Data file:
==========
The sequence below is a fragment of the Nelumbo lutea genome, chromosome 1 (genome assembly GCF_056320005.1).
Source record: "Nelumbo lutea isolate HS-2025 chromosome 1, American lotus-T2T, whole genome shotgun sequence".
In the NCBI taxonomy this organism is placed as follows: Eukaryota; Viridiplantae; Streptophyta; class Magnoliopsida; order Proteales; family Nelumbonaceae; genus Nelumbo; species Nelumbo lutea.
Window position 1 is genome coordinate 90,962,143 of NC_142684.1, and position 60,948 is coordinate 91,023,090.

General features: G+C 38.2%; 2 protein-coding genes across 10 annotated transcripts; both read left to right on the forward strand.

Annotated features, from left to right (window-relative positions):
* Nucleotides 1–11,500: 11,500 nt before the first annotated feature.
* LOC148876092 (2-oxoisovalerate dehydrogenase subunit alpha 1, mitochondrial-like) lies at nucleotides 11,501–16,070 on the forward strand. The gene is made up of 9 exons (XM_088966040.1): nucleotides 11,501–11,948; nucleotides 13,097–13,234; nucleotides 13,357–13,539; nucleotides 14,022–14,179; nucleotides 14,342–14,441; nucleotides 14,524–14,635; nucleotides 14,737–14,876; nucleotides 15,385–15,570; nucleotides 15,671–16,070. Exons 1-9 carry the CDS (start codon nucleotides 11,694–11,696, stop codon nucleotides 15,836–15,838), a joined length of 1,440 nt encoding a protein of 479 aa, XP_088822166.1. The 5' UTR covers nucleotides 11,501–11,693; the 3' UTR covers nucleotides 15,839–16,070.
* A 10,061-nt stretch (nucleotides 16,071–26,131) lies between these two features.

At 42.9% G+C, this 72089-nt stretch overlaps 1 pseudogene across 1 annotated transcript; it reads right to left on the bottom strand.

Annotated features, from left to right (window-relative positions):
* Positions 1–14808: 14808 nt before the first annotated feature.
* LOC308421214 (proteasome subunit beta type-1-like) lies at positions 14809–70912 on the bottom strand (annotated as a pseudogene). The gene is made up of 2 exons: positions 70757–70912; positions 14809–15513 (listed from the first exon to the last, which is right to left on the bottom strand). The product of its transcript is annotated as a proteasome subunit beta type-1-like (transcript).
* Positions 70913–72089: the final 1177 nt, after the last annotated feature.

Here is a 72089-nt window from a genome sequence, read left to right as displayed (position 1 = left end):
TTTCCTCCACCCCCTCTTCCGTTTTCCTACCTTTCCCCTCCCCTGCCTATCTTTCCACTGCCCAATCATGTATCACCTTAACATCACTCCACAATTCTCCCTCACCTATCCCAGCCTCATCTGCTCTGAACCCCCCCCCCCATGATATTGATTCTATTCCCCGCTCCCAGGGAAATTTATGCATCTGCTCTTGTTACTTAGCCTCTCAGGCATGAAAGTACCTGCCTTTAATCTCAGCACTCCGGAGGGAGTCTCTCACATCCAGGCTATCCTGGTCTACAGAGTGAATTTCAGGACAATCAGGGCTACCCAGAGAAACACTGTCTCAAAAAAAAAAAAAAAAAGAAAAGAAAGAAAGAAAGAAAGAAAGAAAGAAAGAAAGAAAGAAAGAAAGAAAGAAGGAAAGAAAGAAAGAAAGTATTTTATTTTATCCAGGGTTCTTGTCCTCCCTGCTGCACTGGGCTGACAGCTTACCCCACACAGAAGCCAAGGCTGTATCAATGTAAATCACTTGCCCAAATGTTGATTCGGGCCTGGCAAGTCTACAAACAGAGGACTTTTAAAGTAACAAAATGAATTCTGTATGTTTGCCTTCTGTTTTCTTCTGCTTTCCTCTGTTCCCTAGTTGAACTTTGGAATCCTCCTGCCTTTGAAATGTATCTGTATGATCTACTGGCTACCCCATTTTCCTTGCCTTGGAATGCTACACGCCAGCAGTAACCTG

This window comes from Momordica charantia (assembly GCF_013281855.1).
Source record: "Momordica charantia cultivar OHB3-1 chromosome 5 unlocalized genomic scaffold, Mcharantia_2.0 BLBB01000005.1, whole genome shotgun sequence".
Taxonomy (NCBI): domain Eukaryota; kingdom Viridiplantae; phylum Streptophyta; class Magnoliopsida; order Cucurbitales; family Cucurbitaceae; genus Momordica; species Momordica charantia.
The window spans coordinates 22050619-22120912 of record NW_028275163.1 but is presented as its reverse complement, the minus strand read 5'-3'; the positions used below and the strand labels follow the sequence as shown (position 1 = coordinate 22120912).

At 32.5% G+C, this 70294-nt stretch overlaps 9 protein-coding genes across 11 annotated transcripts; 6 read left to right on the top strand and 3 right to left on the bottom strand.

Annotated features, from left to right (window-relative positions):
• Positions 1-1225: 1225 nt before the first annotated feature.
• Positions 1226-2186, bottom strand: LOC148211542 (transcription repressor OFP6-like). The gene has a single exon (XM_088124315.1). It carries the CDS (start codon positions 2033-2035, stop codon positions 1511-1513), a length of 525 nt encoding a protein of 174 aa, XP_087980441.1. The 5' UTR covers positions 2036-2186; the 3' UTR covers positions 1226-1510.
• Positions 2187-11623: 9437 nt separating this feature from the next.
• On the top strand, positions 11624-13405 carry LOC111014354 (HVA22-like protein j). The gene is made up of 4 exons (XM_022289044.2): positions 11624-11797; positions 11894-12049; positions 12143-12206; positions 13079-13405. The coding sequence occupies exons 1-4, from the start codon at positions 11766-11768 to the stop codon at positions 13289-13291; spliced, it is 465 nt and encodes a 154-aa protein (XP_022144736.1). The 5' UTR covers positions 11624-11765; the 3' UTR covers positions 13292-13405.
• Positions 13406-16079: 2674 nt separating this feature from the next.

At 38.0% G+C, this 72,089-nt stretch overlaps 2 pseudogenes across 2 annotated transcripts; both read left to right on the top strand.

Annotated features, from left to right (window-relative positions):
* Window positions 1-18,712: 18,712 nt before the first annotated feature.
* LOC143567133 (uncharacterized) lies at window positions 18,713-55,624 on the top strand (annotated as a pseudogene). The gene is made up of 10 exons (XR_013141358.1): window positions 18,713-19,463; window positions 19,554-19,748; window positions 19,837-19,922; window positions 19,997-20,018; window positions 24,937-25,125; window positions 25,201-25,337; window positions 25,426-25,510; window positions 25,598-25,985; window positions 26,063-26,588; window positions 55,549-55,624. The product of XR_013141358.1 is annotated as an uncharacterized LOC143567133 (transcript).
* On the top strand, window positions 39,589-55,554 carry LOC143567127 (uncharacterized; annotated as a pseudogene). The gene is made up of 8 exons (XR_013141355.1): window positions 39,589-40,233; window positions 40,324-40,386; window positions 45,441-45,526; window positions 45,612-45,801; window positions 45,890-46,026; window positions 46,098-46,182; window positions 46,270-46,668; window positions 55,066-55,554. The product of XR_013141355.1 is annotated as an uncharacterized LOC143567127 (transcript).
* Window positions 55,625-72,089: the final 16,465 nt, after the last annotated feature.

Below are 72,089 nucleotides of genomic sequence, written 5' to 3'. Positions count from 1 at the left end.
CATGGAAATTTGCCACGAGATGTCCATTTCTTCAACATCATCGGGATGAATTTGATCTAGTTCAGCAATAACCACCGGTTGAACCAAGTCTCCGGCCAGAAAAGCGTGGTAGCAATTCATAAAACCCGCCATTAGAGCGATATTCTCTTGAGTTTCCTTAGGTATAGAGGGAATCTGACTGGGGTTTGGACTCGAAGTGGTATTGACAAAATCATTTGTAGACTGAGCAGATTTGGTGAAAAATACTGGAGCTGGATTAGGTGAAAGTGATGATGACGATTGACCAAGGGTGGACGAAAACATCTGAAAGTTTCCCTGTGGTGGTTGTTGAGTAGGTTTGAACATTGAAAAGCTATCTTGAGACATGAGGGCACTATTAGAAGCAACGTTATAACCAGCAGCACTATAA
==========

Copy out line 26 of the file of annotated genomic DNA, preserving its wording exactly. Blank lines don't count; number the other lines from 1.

• On the top strand, positions 11624-13405 carry LOC111014354 (HVA22-like protein j). The gene is made up of 4 exons (XM_022289044.2): positions 11624-11797; positions 11894-12049; positions 12143-12206; positions 13079-13405. The coding sequence occupies exons 1-4, from the start codon at positions 11766-11768 to the stop codon at positions 13289-13291; spliced, it is 465 nt and encodes a 154-aa protein (XP_022144736.1). The 5' UTR covers positions 11624-11765; the 3' UTR covers positions 13292-13405.